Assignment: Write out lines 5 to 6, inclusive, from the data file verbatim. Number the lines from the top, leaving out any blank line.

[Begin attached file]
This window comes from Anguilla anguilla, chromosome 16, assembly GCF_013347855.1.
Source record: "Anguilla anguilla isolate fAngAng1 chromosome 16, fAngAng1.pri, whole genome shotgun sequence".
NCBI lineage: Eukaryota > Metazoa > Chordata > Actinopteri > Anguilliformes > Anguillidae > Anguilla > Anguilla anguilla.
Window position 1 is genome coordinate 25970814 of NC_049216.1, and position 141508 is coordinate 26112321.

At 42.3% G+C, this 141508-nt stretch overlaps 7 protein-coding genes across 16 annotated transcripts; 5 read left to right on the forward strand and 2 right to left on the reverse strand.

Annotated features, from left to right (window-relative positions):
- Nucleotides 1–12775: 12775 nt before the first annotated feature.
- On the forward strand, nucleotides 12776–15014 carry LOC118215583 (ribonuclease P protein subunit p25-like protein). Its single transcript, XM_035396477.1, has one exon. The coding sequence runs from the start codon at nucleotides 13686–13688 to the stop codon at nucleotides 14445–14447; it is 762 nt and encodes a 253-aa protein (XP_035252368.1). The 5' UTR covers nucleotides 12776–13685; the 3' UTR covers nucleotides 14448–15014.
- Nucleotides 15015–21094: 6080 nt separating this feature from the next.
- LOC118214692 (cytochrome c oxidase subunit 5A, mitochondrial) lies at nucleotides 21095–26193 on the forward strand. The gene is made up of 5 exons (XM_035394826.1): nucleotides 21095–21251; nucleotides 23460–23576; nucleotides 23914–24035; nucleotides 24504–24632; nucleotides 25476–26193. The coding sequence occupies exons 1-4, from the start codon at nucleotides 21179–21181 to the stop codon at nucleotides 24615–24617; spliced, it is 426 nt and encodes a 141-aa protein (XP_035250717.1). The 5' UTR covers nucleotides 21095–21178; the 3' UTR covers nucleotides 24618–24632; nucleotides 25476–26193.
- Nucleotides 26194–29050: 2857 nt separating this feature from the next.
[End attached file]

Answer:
At 42.3% G+C, this 141508-nt stretch overlaps 7 protein-coding genes across 16 annotated transcripts; 5 read left to right on the forward strand and 2 right to left on the reverse strand.

Annotated features, from left to right (window-relative positions):